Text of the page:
Franklin's Bumblebee

Bombus franklini

Bombus_franklini.jpg

Description: Black face and solid black abdomen, yellow thorax (center part of the bee’s body)

Habitat: Like all bees, these bumbles love wildflowers found on mountain meadows. What makes the Franklin’s bumblebee special is that they can only be found within the KS region. This gives them the distinction of having the narrowest range of any bumblebee in North America.

Endangered Species Act Listing status: Under review; possibly already extinct

Estimated population: Unknown. Close to 100 were found in field surveys in 1998, but sightings have declined precipitously since then. The last time a Franklin’s was spotted was in 2006 on Mt. Ashland. A Fish and Wildlife survey there in the summer of 2018 found no Franklin’s.

Threats: Like humans who need appetizers, main courses and dessert, bees need a variety of wildflowers to choose from to thrive through the summer. Climate change and destruction of habitat decrease both the range and availability of the Franklin’s favorite flowers. It’s not known exactly what has caused the Franklin’s to diminish in recent years, but diseases from commercial bees brought in to pollinate agricultural crops are a top contender.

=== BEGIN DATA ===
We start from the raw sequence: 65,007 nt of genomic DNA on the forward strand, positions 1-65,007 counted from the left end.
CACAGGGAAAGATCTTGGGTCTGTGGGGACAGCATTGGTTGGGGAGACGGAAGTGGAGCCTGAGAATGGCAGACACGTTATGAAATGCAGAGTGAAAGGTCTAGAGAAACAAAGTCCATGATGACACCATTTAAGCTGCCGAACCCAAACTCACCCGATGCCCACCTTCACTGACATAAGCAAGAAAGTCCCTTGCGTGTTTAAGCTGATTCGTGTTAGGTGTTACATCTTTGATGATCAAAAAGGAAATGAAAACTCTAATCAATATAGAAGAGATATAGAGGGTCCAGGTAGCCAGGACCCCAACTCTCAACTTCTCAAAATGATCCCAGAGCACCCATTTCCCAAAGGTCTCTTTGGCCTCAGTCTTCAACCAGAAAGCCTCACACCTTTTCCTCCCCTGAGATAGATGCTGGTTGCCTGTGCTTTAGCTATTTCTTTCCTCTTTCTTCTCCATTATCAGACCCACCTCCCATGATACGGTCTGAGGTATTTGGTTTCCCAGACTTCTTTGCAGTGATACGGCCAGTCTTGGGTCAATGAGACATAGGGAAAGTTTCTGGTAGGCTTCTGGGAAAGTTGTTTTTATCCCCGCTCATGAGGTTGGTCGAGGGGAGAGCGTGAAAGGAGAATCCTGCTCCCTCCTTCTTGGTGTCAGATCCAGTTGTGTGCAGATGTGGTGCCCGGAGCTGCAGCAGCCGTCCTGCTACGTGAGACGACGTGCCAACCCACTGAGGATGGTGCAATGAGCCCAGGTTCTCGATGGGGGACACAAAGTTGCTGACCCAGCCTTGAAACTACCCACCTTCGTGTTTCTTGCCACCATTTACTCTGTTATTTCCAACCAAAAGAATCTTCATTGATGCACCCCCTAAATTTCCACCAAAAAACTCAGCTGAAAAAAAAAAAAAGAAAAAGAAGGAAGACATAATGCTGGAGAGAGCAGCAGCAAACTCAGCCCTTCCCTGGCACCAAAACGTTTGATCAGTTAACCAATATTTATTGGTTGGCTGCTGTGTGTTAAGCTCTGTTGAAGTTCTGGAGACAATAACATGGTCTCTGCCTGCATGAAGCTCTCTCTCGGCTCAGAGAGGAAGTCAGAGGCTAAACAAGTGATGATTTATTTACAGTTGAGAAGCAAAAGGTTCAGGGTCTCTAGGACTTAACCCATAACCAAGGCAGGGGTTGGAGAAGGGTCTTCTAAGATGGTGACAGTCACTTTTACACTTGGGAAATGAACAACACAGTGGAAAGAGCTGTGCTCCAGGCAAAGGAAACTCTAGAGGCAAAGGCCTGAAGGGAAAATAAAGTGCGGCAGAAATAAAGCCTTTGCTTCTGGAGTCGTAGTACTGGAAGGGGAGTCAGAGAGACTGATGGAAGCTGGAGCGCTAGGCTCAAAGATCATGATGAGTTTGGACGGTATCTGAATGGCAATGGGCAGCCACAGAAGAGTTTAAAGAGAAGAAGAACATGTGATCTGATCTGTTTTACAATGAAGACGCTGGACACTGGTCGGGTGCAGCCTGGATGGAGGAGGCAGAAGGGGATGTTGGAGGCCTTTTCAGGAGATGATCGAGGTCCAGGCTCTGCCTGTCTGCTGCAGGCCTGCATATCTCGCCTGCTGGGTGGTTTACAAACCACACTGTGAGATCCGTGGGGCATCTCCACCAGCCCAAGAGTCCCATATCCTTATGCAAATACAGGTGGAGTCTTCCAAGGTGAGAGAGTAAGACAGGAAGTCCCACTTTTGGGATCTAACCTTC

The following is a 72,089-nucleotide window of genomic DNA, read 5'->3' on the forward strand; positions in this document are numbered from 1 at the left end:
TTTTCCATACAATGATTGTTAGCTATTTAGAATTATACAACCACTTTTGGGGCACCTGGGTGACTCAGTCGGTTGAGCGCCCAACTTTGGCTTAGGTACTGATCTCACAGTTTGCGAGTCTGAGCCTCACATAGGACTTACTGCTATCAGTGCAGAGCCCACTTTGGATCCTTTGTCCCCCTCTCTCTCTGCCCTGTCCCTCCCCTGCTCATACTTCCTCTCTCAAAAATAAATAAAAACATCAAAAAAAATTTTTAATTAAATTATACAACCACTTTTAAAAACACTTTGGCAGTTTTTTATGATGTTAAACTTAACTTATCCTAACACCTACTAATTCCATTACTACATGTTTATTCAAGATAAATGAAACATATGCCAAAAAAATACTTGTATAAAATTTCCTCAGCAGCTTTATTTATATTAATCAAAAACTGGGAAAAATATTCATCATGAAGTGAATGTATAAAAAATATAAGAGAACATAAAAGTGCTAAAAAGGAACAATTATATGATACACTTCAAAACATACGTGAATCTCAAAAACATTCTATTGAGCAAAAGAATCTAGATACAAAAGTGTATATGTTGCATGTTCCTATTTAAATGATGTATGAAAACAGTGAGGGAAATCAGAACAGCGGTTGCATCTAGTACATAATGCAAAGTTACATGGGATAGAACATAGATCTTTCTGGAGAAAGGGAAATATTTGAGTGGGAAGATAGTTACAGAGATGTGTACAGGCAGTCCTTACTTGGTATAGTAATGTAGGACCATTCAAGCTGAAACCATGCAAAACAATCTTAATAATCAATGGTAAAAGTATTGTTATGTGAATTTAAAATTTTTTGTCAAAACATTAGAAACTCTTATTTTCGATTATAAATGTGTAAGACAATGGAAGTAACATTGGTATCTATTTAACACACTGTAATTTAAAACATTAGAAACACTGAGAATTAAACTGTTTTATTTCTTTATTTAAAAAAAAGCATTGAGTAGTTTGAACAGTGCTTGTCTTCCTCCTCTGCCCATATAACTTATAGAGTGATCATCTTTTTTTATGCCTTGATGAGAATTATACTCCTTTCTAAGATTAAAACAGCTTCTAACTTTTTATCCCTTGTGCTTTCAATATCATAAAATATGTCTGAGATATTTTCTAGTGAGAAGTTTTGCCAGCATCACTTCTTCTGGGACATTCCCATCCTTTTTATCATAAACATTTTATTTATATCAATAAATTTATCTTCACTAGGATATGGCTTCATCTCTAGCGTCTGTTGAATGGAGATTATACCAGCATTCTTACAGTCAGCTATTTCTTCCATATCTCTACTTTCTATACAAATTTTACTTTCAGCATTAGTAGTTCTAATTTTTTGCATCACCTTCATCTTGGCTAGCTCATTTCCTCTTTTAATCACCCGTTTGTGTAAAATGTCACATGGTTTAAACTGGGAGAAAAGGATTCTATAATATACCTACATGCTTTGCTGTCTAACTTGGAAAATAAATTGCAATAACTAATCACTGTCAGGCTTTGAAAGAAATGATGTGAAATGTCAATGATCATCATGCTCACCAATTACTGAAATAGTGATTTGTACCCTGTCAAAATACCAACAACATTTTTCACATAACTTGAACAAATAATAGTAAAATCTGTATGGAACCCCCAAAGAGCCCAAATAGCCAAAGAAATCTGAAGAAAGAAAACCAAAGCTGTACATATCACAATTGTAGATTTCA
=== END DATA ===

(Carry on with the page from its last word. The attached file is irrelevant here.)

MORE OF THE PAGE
Superpower: Volunteer recruitment. Concerned citizens showed up in force to help count these charming little bees in the most recent Mt. Ashland survey, trapping hundreds of bumblebees in nets and releasing them in hopes of finding a Franklin’s. The Franklin’s also has a BFF: Dr. Robbin Thorp, who has studied the bees since the 1960’s. Thorp has conducted hundreds of field surveys, was the last person to see a Franklin’s, and promises to keep searching for them as long as he can walk.

What’s being done? Gaining Federal Endangered Species Act protection for the Franklin’s bumblebee will help protect critical habitat for this and a myriad of species in the KS. We might not be able to save the Franklin’s, but we can preserve hundreds of other native bee species by keeping continuous wildflower meadows intact, protecting them from fragmentation, and keeping them far from commercial farms.

Learn more about our efforts to protect public forests and the wildlife.

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